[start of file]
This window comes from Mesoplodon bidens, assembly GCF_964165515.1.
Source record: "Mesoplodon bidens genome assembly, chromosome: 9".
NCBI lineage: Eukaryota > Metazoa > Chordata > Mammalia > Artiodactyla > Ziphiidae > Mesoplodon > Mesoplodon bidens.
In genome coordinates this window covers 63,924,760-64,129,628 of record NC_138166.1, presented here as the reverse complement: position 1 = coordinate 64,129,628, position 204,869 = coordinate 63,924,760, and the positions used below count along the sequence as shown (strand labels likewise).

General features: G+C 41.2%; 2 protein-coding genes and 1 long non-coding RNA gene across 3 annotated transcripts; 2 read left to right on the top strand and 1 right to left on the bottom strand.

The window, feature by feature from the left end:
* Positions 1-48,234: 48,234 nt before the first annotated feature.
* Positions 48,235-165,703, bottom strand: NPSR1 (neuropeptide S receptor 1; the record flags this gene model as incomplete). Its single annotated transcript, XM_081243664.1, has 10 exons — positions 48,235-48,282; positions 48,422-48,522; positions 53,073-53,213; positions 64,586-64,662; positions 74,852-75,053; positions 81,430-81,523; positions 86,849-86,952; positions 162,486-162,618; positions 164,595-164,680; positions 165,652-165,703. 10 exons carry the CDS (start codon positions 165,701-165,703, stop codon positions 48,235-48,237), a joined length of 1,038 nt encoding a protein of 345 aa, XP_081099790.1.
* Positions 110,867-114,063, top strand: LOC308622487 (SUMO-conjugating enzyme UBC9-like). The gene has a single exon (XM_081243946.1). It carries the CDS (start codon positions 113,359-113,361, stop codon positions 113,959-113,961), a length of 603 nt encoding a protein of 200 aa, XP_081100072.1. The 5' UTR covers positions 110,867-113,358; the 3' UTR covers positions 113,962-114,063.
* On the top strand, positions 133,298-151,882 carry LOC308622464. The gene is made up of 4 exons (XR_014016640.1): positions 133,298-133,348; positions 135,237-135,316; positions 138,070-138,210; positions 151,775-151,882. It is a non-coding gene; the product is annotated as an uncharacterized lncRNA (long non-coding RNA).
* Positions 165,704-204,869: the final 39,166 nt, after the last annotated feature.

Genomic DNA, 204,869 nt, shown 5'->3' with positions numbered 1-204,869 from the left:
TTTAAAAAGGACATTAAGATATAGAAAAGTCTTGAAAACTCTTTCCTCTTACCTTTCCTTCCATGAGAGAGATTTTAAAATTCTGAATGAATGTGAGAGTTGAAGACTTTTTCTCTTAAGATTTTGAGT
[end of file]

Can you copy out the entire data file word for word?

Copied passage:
This window comes from Mesoplodon bidens, assembly GCF_964165515.1.
Source record: "Mesoplodon bidens genome assembly, chromosome: 9".
NCBI lineage: Eukaryota > Metazoa > Chordata > Mammalia > Artiodactyla > Ziphiidae > Mesoplodon > Mesoplodon bidens.
In genome coordinates this window covers 63,924,760-64,129,628 of record NC_138166.1, presented here as the reverse complement: position 1 = coordinate 64,129,628, position 204,869 = coordinate 63,924,760, and the positions used below count along the sequence as shown (strand labels likewise).

General features: G+C 41.2%; 2 protein-coding genes and 1 long non-coding RNA gene across 3 annotated transcripts; 2 read left to right on the top strand and 1 right to left on the bottom strand.

The window, feature by feature from the left end:
* Positions 1-48,234: 48,234 nt before the first annotated feature.
* Positions 48,235-165,703, bottom strand: NPSR1 (neuropeptide S receptor 1; the record flags this gene model as incomplete). Its single annotated transcript, XM_081243664.1, has 10 exons — positions 48,235-48,282; positions 48,422-48,522; positions 53,073-53,213; positions 64,586-64,662; positions 74,852-75,053; positions 81,430-81,523; positions 86,849-86,952; positions 162,486-162,618; positions 164,595-164,680; positions 165,652-165,703. 10 exons carry the CDS (start codon positions 165,701-165,703, stop codon positions 48,235-48,237), a joined length of 1,038 nt encoding a protein of 345 aa, XP_081099790.1.
* Positions 110,867-114,063, top strand: LOC308622487 (SUMO-conjugating enzyme UBC9-like). The gene has a single exon (XM_081243946.1). It carries the CDS (start codon positions 113,359-113,361, stop codon positions 113,959-113,961), a length of 603 nt encoding a protein of 200 aa, XP_081100072.1. The 5' UTR covers positions 110,867-113,358; the 3' UTR covers positions 113,962-114,063.
* On the top strand, positions 133,298-151,882 carry LOC308622464. The gene is made up of 4 exons (XR_014016640.1): positions 133,298-133,348; positions 135,237-135,316; positions 138,070-138,210; positions 151,775-151,882. It is a non-coding gene; the product is annotated as an uncharacterized lncRNA (long non-coding RNA).
* Positions 165,704-204,869: the final 39,166 nt, after the last annotated feature.

Genomic DNA, 204,869 nt, shown 5'->3' with positions numbered 1-204,869 from the left:
TTTAAAAAGGACATTAAGATATAGAAAAGTCTTGAAAACTCTTTCCTCTTACCTTTCCTTCCATGAGAGAGATTTTAAAATTCTGAATGAATGTGAGAGTTGAAGACTTTTTCTCTTAAGATTTTGAGT